He’s a convicted Nigerian scammer, ensconced in the bowels of the Kirikiri Maximum Correctional Center in Lagos as he serves a 24-year jail term for internet fraud, but hey, details, details!
Bars didn’t stop him from getting a phone and an internet connection so he could allegedly run what Nigeria’s Economic and Financial Crimes Commission (EFCC) says was a $1m “mega-scam.”
The EFCC is scratching its head over this one. On Tuesday, the commission said that Hope Olusegun Aroke allegedly continued to ply his “ignoble trade” of internet fraud from prison, though it didn’t say just what, exactly, his alleged swindles were.
The immediate riddle that confronted the EFCC was how it was possible for the convict to continue to ply his ignoble trade of internet fraud from prison.
Preliminary investigation revealed that the convict, against established standard practice, had access to internet and mobile phone in the Correctional Centre where he is supposed to be serving his jail term.
What we do know is how Aroke wound up in jail in the first place: in 2012, he claimed to be a computer science student at the Kuala Lumpur Metropolitan University in Malaysia.
After a tip led to a search of his apartment and subsequent arrest, Aroke was convicted for masterminding a massive criminal operation spread out between Asia and Africa. He was found guilty on two counts of obtaining money by false pretence, forgery, check forgery and wire transfer fraud and was sentenced to 12 years in prison on each of those two counts.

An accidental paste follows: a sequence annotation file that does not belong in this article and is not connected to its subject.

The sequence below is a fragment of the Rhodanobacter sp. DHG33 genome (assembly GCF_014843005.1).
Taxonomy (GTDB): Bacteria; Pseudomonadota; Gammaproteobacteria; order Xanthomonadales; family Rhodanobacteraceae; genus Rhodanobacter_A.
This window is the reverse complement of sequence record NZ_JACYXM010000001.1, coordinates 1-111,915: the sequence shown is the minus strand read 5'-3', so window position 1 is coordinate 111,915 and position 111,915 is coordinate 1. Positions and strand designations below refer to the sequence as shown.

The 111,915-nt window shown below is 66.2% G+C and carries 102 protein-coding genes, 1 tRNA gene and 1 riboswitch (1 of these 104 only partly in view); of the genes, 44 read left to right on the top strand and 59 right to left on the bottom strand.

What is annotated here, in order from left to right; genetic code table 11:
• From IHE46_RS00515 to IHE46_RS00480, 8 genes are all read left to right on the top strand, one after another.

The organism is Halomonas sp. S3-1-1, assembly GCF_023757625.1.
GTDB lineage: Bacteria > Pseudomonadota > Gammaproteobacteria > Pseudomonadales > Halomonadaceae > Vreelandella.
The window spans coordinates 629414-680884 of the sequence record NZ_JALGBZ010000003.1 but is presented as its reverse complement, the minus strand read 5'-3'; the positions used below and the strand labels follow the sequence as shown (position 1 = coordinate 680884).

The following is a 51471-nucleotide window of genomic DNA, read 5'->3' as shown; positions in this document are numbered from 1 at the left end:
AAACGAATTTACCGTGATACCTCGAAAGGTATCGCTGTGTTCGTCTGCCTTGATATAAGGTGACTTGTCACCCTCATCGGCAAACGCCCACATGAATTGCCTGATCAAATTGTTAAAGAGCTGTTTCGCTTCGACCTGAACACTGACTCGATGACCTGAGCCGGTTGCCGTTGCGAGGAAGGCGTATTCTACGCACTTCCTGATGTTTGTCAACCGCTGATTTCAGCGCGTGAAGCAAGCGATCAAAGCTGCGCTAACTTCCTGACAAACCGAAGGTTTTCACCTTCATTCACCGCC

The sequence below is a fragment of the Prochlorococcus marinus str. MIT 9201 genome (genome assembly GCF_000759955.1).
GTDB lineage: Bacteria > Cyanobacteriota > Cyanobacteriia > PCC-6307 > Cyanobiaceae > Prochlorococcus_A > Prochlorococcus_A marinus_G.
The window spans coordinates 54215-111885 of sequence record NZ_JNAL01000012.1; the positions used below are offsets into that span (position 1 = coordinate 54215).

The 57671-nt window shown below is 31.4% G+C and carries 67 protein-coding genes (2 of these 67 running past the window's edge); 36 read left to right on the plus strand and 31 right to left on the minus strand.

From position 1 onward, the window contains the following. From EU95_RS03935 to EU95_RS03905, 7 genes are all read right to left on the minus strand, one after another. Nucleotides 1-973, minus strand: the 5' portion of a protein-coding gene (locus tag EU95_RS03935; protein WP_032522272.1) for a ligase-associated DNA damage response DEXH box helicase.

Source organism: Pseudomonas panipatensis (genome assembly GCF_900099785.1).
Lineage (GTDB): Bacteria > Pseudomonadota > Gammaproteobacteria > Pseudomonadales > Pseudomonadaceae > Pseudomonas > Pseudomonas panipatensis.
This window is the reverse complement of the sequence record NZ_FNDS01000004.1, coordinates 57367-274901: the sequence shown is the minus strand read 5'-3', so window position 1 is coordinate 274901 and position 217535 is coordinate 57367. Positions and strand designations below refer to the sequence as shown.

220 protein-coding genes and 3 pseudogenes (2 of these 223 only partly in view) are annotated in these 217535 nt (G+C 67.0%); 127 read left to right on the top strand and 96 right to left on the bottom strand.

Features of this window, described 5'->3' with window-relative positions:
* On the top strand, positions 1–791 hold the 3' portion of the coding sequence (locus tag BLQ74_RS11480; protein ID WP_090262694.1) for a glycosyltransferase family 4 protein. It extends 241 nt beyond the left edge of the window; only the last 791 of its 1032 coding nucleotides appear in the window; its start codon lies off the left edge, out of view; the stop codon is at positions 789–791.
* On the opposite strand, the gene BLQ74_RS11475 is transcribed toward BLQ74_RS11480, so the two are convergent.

The EFCC didn’t say how long that original fraud had been going on, but it did give a laundry list of what police found in Aroke’s apartment at the time: laptops, an iPad, travel documents, checkbooks, flash drives, an internet modem, and three luxury cars.
Fast-forward seven years, and if the EFCC’s allegations hold water, Aroke apparently still has a knack for acquiring stuff.
For starters, the convict is said to have gotten hold of a mobile phone and internet access in the Correctional Centre where he was supposed to have been serving his term. As in other countries, phones and internet connectivity are considered contraband for prison inmates.
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There’s no shortage of stories about that kind of contraband getting to prisoners, though. We’ve seen prisoners allegedly pose as underage girls in a $560K sextortion scam, the “Iceman” hacker get charged with allegedly running a drone-smuggling ring from jail, and prisoners who gave away their phones (or their marijuana plant) by – what else? – posting selfies to Facebook.
Besides getting a phone and an internet connection, Aroke also allegedly managed to buy some property, as well as a fancy car for his wife.
He allegedly used a fake name, Akinwunmi Sorinmade, to open two bank accounts. Aroke also had possession of his wife’s bank account token while in prison, which he allegedly used to freely transfer funds.
In 2018, Aroke allegedly bought a property worth N22million ($USD60,689, £46,986). Investigations found that even before he was in jail, while undergoing trial, Aroke paid N48million for a four-bedroom duplex.
While serving his sentence, he also allegedly bought a 2018 Lexus RX 350 and registered it in his wife’s name.
Felons often acquire phones that are thrown over prison walls, but Aroke might not have had to play catch with this one. Rather, it sounds like he just popped out of prison and into a hospital. The EFCC says that Aroke got himself admitted to the Nigeria Police Hospital for what the commission called an “undisclosed ailment.”
From there, he’d slip out and stay in hotels to meet with his wife and children, and he’d go to parties: not exactly the kind of activities that convicts are supposed to engage in when they’re in maximum security prison.
The EFCC is investigating that hospital admission as it tries to get to the bottom of who helped Aroke to allegedly pull this all off.
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